However, employees are often more aware of their colleagues’ skills than management is. “Sometimes you can see why management made the decision they did, but they got it wrong,” said John, a computer software designer. “There’s one guy in our office who was always having meetings and going from desk to desk talking loudly about what he was working on. He spent so much time marketing himself that he did little work. Now that there are fewer people in the office he has been exposed. There’s no time for meetings and chat. We are having to carry him and it is even hard for him, seeing as he doesn’t really want to work.”

It’s not universal

In their book, Causes: Coping and Consequences of Stress at Work, authors Cary Cooper and Roy Payne found that individual responses vary: some see their survival status as an opportunity and others as stressful.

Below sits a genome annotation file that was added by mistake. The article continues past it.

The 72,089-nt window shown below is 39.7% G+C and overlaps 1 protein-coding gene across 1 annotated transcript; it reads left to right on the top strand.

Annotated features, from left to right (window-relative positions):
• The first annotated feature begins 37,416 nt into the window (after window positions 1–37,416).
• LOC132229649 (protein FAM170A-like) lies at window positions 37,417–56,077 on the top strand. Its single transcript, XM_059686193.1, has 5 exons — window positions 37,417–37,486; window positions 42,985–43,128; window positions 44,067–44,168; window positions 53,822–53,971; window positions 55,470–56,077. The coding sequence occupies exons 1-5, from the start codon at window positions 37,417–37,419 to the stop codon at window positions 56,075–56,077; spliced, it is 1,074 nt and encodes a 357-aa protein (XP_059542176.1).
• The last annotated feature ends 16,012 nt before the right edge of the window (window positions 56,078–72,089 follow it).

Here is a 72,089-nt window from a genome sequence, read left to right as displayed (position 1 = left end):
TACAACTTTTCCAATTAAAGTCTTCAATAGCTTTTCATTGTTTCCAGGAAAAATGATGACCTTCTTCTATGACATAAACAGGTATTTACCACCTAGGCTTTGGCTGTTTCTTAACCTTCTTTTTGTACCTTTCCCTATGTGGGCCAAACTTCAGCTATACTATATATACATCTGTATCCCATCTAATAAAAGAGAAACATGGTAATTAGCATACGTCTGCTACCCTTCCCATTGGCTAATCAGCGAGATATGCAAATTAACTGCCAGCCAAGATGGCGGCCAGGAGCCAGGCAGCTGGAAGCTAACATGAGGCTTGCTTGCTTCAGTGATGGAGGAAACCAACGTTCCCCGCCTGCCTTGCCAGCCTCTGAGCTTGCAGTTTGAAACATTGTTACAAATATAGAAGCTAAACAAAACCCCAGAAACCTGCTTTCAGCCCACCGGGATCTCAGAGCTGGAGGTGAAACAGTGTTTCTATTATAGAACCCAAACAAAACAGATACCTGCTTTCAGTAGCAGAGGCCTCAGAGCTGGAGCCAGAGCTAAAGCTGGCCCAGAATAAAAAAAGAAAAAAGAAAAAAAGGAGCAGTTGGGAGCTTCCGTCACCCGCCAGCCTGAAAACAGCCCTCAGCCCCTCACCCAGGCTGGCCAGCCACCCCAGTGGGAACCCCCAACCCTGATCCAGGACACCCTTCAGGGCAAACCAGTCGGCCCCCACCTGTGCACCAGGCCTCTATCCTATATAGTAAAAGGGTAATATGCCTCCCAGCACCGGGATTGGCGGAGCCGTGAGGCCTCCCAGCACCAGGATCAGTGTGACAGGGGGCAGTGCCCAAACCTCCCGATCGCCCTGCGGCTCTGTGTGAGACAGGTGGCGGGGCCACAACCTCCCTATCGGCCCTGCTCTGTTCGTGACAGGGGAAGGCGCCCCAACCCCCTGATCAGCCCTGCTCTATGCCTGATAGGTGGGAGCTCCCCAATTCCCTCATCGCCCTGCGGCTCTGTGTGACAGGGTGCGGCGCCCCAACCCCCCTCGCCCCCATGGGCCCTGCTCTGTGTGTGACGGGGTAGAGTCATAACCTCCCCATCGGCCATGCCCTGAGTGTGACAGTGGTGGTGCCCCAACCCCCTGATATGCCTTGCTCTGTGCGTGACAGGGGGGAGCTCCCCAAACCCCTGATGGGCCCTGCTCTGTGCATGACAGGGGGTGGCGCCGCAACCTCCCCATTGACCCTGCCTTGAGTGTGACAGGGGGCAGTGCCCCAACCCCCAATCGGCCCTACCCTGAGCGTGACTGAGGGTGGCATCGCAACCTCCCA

Naturally it could be both; for instance, an employee might have greater responsibility but end up being overworked and even harassed or bullied by management to get vast tasks completed. Leah, a press officer can relate to this. “On the plus side, I did realise the company valued me more than I thought,” she said. “But soon the work was building up and yet I was still on the same pay and hadn’t been promoted. I did begin to wonder if they had kept me on because they knew I would be unlikely to complain and am eager to please. I’m starting to think it might have been better to leave.”

As Alec Reed points out in his book, Innovation in Human Resource Management: Tooling Up for the Talent Wars, staff may well conclude that “if they are deemed important enough to stay, they are important enough to be rewarded”.